Tips&TricksTaking a glimpse into animal world: new camera system uncovers UV vision mysteries

Taking a glimpse into animal world: new camera system uncovers UV vision mysteries

Animals see differently
Animals see differently
Images source: © Adobe Stock | Weronika Nawrocka

7:10 AM EST, February 1, 2024, updated: 4:33 AM EST, March 7, 2024

The world of animals remains relatively enigmatic and foreign to human experience. The behavior, growth, feeding, and mating habits of animals have intrigued not only scholars but also the general public for centuries. Recent advancements by international scientists have led to the development of technology that provides us with glimpses into the rich diversity of animal perception. Moreover, there's more to this than meets the eye.

Researchers propose that by reconstructing colors as seen by animals, we can better understand them. The new tech allows us to discover how animals communicate and interact with their environment. With an accuracy exceeding 90 percent, could this innovation represent a landmark in the field of animal science?

Animals view the world in unique ways

It merits mentioning that animals perceive their surroundings differently from humans. Many of them can see within the ultraviolet (UV) range which lies outside human visual perception. Teams of scientists from the University of Sussex in the UK and the Hanley Color Lab at George Mason University in the US have introduced this ground-breaking technology. Their project aims to enhance our understanding of animal vision and communication.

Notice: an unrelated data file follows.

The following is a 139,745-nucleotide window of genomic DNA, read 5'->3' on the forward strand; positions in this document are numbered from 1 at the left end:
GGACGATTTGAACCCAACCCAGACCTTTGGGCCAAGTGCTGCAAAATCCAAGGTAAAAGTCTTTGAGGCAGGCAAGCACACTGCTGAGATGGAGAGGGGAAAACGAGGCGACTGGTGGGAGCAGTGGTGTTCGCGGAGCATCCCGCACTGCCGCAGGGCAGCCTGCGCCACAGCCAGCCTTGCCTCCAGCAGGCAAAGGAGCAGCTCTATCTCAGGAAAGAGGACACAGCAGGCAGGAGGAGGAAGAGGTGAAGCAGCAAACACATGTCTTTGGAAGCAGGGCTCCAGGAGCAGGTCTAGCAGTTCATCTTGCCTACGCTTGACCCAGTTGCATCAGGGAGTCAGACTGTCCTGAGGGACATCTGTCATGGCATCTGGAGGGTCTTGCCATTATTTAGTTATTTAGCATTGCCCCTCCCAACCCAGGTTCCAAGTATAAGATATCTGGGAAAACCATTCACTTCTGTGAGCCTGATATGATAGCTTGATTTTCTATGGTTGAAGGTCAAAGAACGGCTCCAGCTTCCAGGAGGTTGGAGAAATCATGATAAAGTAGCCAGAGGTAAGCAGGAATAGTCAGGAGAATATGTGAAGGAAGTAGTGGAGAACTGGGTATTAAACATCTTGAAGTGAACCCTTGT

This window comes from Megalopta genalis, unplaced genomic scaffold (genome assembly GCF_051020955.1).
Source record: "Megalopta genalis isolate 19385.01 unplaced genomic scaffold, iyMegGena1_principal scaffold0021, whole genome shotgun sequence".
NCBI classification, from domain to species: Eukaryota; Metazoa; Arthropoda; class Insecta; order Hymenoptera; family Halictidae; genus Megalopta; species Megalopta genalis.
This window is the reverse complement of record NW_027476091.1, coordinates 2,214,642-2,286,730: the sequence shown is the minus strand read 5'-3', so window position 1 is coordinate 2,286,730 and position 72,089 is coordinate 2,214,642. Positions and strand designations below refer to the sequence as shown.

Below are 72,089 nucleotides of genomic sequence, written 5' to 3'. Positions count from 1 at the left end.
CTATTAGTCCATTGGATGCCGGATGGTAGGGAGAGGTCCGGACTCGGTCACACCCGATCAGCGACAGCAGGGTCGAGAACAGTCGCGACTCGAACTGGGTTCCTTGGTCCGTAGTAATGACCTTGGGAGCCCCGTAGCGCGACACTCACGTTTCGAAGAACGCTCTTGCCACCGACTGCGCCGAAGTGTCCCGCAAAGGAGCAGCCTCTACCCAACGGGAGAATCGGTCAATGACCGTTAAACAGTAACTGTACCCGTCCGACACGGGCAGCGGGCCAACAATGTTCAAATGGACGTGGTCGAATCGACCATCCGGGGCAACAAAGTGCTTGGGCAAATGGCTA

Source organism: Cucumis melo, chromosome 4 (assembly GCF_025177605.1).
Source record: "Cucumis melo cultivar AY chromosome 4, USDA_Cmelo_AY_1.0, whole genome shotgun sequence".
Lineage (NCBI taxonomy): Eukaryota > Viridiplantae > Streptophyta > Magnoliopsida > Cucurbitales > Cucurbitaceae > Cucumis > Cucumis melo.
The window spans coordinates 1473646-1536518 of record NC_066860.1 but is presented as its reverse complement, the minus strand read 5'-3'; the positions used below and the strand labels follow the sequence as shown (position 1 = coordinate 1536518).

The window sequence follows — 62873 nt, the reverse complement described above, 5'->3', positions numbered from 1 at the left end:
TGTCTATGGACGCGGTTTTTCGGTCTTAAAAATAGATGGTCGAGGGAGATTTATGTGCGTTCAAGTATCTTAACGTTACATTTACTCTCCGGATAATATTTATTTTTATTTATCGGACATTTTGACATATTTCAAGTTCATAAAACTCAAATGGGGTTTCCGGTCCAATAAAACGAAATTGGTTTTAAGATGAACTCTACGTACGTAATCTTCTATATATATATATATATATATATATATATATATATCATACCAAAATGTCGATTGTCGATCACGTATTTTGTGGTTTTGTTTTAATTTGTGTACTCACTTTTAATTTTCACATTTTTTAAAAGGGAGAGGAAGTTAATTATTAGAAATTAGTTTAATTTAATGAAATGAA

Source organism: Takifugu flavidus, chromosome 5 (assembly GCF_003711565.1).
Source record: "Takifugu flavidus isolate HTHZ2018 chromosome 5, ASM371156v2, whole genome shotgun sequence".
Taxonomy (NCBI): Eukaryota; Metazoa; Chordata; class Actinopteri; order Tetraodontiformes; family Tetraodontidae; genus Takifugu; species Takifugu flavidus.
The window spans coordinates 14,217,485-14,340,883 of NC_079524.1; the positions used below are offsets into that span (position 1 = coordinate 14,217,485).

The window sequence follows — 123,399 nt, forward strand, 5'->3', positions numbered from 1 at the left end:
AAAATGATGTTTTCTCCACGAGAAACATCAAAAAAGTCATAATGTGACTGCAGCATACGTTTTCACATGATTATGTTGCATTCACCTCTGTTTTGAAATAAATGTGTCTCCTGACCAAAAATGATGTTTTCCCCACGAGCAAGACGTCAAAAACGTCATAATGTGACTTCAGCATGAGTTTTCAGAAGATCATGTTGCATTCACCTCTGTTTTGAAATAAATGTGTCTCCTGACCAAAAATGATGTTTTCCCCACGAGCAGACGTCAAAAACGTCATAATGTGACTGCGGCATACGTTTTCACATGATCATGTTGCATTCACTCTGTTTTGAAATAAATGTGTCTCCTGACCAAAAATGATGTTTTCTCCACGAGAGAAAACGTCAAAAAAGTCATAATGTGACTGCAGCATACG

There's no denying that previous attempts have been made to ascertain the extent of animal visual perception. However, these attempts constituted time-consuming processes and studies, requiring specific lighting conditions. Importantly, prior equipment lacked the capability to record moving objects.

A camera that emulates animal vision

Through effective collaboration, the scientists succeeded in developing a unique camera and the software needed to operate it. Consequently, they managed to record videos depicting the view as possibly seen by various animal species. The footage features animals in motion under their typical light conditions. It's also noteworthy that the novel system can record videos across four visual channels: blue, green, red, and UV. Initial tests of this new technology indicate a high level of precision, achieving up to 92 percent accuracy in representing animals' perception of different ranges.

Exceptional technology crafted from readily available devices

The joint research team from the University of Sussex and George Mason University has truly achieved something unique. The entire modern camera system, designed to replicate animal vision, was assembled using market available cameras housed in a modular unit. For the construction of the frame, a 3D printer was utilized. It is crucial to note that the operating software of the printer is open-source. This allows the wider research community to freely use, enhance, and apply this technology for further studies.

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